The Adafruit Feather HUZZAH with ESP8266

This takes a lot of the difficulty out of spinning your own board. But if you want to spin your own board using, say, an ESP-12F module, here are a few tips (skip to the tutorial section if you bought a HUZZAH Feather or a SparkFun Thing, or similar):

  • Decide which module you want to use. The modules were originally designed by a company called AI Thinker, but now have been widely cloned. Some of these have on-board 3.3V regulators, others don't. Take some time to find a reliable source, and take a close look at the requirements for the board. The cheaper boards tend to require more external components, while the more expensive ones have them built-in, so it's up to you to decide what is more important.
  • If you are designing your own breakout board, make the pads on your PCB nice and big. This makes soldering the castellated pads much easier to do by hand. Or, if you are using 0.1" headers, which some of the modules support, make sure to think about the outline of the board. How high will it be above the PCB? Do I need to move capacitors/other tall components out of the way?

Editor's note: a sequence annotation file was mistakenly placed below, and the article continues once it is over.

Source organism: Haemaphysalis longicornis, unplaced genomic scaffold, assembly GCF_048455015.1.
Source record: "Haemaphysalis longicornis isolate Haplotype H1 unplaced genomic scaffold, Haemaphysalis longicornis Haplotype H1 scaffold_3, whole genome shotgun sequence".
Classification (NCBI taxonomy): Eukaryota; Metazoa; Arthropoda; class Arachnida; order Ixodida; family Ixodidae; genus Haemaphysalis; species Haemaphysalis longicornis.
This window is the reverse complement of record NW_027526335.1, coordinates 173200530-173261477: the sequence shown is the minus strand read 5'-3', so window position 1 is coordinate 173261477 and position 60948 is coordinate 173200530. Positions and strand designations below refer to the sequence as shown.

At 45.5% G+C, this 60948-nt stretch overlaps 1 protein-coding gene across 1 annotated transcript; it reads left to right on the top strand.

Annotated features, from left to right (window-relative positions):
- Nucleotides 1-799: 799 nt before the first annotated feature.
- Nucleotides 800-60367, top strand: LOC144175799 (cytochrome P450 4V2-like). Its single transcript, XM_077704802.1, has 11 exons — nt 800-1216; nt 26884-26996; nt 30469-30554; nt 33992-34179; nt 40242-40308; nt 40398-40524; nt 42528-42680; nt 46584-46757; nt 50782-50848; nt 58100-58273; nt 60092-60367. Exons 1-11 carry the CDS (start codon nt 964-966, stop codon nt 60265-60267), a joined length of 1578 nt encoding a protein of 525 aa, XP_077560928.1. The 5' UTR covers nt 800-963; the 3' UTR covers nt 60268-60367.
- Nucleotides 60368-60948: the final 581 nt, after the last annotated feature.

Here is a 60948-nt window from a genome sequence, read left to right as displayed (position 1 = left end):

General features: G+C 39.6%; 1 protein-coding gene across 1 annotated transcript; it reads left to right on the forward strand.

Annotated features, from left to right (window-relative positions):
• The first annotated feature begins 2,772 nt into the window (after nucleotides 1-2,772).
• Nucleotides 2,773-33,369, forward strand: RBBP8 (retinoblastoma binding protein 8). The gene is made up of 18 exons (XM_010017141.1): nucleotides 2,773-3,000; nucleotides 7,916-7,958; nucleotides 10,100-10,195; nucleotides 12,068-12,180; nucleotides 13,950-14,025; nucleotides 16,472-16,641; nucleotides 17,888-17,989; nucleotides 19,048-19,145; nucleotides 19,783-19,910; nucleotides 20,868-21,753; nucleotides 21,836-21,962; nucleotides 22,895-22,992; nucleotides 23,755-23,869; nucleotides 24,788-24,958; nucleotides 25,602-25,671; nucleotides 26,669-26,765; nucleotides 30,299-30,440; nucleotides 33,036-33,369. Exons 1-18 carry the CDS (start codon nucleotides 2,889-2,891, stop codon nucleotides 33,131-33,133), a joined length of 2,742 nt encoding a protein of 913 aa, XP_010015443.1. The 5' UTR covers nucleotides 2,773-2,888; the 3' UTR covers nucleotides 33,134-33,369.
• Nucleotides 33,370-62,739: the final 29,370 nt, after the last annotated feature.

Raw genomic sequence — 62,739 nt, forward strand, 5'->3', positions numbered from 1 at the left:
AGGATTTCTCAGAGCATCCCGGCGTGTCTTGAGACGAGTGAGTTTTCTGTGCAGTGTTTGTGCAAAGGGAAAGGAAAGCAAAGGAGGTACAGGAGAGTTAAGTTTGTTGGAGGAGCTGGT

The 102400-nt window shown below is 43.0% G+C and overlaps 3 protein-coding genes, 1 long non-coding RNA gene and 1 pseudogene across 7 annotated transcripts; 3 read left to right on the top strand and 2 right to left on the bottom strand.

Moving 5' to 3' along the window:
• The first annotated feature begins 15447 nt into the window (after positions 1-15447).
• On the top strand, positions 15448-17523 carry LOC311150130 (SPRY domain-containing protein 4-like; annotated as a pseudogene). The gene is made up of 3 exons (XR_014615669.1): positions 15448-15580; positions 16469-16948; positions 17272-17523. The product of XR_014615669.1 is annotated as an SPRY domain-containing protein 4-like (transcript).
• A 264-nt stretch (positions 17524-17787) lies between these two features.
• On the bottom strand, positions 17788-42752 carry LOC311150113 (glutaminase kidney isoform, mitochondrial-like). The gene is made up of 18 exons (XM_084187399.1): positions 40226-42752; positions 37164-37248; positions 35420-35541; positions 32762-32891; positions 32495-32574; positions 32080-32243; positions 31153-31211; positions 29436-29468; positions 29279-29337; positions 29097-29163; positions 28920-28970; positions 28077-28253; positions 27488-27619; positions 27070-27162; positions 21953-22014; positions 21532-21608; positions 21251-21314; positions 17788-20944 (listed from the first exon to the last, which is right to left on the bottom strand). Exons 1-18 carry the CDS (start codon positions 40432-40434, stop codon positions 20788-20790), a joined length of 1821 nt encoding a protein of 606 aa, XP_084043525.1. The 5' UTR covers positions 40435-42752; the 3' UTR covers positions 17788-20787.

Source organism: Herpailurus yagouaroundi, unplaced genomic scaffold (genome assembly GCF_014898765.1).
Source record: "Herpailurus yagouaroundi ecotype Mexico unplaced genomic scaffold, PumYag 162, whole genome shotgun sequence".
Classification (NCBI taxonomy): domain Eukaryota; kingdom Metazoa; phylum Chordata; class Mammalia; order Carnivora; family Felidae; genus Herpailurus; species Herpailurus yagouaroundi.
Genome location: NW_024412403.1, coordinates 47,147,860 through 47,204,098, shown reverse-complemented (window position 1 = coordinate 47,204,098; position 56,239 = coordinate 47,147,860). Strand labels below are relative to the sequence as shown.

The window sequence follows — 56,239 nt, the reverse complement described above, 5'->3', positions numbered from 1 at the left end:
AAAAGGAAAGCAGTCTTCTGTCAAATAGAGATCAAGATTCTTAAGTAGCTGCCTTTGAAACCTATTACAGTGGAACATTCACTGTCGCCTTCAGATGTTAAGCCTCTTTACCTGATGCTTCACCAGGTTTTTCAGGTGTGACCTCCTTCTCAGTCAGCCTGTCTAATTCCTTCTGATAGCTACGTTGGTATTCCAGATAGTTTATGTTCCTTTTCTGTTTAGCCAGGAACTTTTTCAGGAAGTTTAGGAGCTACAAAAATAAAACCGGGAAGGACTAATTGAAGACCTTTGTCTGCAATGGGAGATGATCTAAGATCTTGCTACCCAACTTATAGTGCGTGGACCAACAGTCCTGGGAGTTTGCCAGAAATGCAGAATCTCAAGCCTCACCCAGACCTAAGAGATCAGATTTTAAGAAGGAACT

• There are breakout boards that you can get from the usual suspects for incredibly low prices. These are great for development and testing.
  • ESP GPIO pins 6-11 cannot be used, as they are reserved for talking to the flash chip. Be mindful of this, as trying to control those pins will probably just crash the chip! In some modules, pins 9 and 11 are available because the module uses a DIO flash chip, instead of QIO (double data rate instead of quad...
Read more »

lubuntu_esp8266.ova.torrent

Lubuntu VM for ESP8266 development. Has the SDK, Arduino, and Lua tools installed and ready to use.

x-bittorrent - 38.24 kB - 08/03/2018 at 18:51

Download

  • 1
    Installing the SDK on Linux

    Our first look will be at getting a Blinky app running using the esp-open-sdk. This is the result of an incredible amount of work by a bunch of very dedicated people who are trying to make the ESP8266 toolchain as open-source as possible. This toolchain is designed to work with Linux and Mac. Windows users will have to use a Linux VM, but I've provided a pre-configured one. Linux and Mac users can also use the VM if they want. I'm a lazy hacker sometimes too, though I strongly recommend setting it up locally where possible. It will likely be less prone to problems.

    ESP-12F on a breakout board

    Linux Instructions